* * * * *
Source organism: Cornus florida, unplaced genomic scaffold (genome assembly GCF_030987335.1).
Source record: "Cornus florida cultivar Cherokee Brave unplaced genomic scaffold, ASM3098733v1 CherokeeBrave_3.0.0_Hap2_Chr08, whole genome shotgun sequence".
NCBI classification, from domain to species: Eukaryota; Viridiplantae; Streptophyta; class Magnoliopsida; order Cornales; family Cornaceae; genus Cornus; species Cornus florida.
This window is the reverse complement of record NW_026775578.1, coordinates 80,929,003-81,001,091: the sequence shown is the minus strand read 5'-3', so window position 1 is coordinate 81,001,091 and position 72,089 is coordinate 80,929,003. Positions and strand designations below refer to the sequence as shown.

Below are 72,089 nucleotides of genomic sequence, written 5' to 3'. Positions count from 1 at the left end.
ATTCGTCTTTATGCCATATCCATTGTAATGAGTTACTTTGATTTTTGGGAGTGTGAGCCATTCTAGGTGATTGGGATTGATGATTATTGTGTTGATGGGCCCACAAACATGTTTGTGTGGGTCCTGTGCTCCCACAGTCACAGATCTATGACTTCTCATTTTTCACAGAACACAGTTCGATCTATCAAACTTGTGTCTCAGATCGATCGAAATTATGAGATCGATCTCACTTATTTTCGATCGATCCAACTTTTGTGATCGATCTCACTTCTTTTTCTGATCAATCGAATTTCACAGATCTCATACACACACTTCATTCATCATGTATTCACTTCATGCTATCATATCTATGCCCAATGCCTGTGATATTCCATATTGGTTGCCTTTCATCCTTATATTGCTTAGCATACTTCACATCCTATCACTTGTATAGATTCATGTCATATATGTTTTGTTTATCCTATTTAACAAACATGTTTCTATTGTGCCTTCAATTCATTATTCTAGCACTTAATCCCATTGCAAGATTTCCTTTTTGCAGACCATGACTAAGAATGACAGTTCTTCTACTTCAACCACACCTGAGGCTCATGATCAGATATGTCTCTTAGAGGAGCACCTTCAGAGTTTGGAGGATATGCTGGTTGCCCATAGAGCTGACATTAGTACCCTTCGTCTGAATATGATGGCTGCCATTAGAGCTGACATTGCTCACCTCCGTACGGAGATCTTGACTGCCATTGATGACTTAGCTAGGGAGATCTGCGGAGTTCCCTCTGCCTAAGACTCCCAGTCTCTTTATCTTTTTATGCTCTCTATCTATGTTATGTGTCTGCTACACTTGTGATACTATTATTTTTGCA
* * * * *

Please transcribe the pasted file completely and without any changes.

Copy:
Source organism: Cornus florida, unplaced genomic scaffold (genome assembly GCF_030987335.1).
Source record: "Cornus florida cultivar Cherokee Brave unplaced genomic scaffold, ASM3098733v1 CherokeeBrave_3.0.0_Hap2_Chr08, whole genome shotgun sequence".
NCBI classification, from domain to species: Eukaryota; Viridiplantae; Streptophyta; class Magnoliopsida; order Cornales; family Cornaceae; genus Cornus; species Cornus florida.
This window is the reverse complement of record NW_026775578.1, coordinates 80,929,003-81,001,091: the sequence shown is the minus strand read 5'-3', so window position 1 is coordinate 81,001,091 and position 72,089 is coordinate 80,929,003. Positions and strand designations below refer to the sequence as shown.

Below are 72,089 nucleotides of genomic sequence, written 5' to 3'. Positions count from 1 at the left end.
ATTCGTCTTTATGCCATATCCATTGTAATGAGTTACTTTGATTTTTGGGAGTGTGAGCCATTCTAGGTGATTGGGATTGATGATTATTGTGTTGATGGGCCCACAAACATGTTTGTGTGGGTCCTGTGCTCCCACAGTCACAGATCTATGACTTCTCATTTTTCACAGAACACAGTTCGATCTATCAAACTTGTGTCTCAGATCGATCGAAATTATGAGATCGATCTCACTTATTTTCGATCGATCCAACTTTTGTGATCGATCTCACTTCTTTTTCTGATCAATCGAATTTCACAGATCTCATACACACACTTCATTCATCATGTATTCACTTCATGCTATCATATCTATGCCCAATGCCTGTGATATTCCATATTGGTTGCCTTTCATCCTTATATTGCTTAGCATACTTCACATCCTATCACTTGTATAGATTCATGTCATATATGTTTTGTTTATCCTATTTAACAAACATGTTTCTATTGTGCCTTCAATTCATTATTCTAGCACTTAATCCCATTGCAAGATTTCCTTTTTGCAGACCATGACTAAGAATGACAGTTCTTCTACTTCAACCACACCTGAGGCTCATGATCAGATATGTCTCTTAGAGGAGCACCTTCAGAGTTTGGAGGATATGCTGGTTGCCCATAGAGCTGACATTAGTACCCTTCGTCTGAATATGATGGCTGCCATTAGAGCTGACATTGCTCACCTCCGTACGGAGATCTTGACTGCCATTGATGACTTAGCTAGGGAGATCTGCGGAGTTCCCTCTGCCTAAGACTCCCAGTCTCTTTATCTTTTTATGCTCTCTATCTATGTTATGTGTCTGCTACACTTGTGATACTATTATTTTTGCA